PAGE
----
July 15, 2014 – As I scanned the pages of my morning business-oriented newspaper I noted an opinion piece that suggested a future of water wars brought on by freshwater scarcity. And then when I started my computer my alerts led me to a new series of reports from London’s prestigious Financial Times. The subject – a world without water.
Two weeks ago I wrote that freshwater scarcity may be our biggest climate change adaptability challenge. Well it seems I am not the only one speaking to the crowd about this very important issue of the 21st century. The Financial Times report, however, takes a different approach to the subject, looking at its impact on commerce. It cites Coca-Cola, Nestle, BG Group, antero Resources, Rio Tinto, BHP Billiton, Ford and EDF as companies in the throes of addressing freshwater scarcity impacting production. Some like BHP Billiton and Rio Tino are investing in deslination projects. Others are closing plants when freshwater scarcity puts them in conflict with local farm and urban populations trying to preserve what little of the resource they have.
For Coca-Cola, the 24th largest industrial consumer of water in the world, it means spending $2 billion U.S. to reduce freshwater use and improve water quality in its plant and corporate operations. The company has even donated millions to the World Wildlife Fund to improve a river environment where Coca-Cola has an operation 160 kilometers north of London, United Kingdom.
Coca-Cola’s $2 billion is considered a small amount when compared to the total companies are spending to address freshwater and water quality issues. The Financial Times reports that since 2011 companies have invested $84 billion U.S. to obtain, conserve and manage their freshwater supplies globally. And the water market worldwide is estimated to be worth $550 billion and expanding at an annual rate of 3.5%.
For Nestle the water crisis is one of their highest priorities. Peter Brabeck, Chairman, is quoted in the Financial Times report as stating: “Humankind is running out of water at an alarming pace….we’re going to run out of water long before we run out of oil.” The company when assessing new business proposals has introduced an internal “shadow price” of $1.00 U.S. per cubic meter for areas where water is abundant, and $5.00 per cubic meter where water is more scarce.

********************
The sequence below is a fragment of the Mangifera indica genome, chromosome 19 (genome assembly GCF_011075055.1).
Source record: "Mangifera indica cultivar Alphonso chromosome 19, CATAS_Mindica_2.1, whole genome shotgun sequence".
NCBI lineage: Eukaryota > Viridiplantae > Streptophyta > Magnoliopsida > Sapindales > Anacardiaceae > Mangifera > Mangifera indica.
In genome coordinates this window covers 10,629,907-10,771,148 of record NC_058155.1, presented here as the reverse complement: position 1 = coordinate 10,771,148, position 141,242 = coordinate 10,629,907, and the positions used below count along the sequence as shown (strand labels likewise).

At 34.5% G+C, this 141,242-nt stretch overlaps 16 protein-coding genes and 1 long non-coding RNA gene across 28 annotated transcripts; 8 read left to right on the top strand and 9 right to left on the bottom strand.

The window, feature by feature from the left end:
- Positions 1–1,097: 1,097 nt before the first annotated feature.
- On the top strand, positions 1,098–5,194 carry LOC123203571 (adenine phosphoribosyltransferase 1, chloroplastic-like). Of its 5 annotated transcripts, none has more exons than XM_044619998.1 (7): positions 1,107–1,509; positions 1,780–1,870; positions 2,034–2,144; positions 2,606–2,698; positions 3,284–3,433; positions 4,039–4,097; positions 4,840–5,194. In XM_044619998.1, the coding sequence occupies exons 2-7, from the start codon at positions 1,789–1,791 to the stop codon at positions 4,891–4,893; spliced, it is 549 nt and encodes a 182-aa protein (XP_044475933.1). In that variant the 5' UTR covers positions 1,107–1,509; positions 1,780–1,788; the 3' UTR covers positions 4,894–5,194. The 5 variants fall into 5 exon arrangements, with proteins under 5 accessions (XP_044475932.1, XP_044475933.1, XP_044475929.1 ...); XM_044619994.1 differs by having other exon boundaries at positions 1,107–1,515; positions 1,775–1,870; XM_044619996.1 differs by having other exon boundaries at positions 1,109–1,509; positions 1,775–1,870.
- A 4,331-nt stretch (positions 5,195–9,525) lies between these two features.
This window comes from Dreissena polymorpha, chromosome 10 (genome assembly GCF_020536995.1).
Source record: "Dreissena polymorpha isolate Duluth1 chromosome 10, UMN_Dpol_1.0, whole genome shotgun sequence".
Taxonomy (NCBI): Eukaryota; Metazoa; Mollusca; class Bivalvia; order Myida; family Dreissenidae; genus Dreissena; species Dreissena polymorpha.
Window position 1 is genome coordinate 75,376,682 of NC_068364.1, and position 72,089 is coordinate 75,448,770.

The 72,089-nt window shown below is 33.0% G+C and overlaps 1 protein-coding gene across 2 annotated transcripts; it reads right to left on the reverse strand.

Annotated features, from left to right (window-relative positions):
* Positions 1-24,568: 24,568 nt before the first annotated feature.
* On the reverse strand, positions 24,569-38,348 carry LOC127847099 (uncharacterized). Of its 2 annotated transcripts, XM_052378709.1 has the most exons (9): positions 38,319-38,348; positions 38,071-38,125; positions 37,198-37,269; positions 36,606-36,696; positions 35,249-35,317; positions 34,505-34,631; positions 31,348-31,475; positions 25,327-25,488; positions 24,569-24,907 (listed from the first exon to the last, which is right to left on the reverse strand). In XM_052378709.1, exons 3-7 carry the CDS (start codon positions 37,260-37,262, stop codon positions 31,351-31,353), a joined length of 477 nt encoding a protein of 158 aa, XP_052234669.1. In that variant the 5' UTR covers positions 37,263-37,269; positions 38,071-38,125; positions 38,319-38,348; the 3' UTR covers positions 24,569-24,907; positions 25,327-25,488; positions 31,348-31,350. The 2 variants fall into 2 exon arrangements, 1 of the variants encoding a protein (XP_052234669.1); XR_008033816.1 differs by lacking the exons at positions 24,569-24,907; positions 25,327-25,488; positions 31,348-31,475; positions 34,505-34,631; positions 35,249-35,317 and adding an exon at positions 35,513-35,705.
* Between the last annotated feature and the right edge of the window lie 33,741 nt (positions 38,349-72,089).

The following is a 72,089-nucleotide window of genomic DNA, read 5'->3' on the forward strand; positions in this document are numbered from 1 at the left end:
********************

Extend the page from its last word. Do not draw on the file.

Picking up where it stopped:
If you remember Robert Redford’s 1989 film, The Milagro Beanfield War, a story about a water war between a New Mexico developer and a local farmer, it appears that it will be repeated in real life across this planet in many locations during the 21st century.
In Brahma Chellaney‘s morning article in today’s The Globe and Mail he states that many countries and cities will run out of freshwater and cites Sanaa, Yemen as the first capital city to go completely dry. Chellaney gives other examples of impending water crises and conflict zones. He talks about the damming of the upper Brahmaputra in China (see my posting on The Rivers of Asia) potentially leading to water refugees in India and Bangladesh. He talks about Ethiopia’s development of The Blue Nile with a proposed dam that could lead to a war with Egypt. And he takes a quote attributed to Mark Twain during the first California Water Wars, a struggle between Arizona and California over access to the Colorado River for a water starved Los Angeles, in which Twain purportedly stated, “whiskey is for drinking and water is for fighting over.”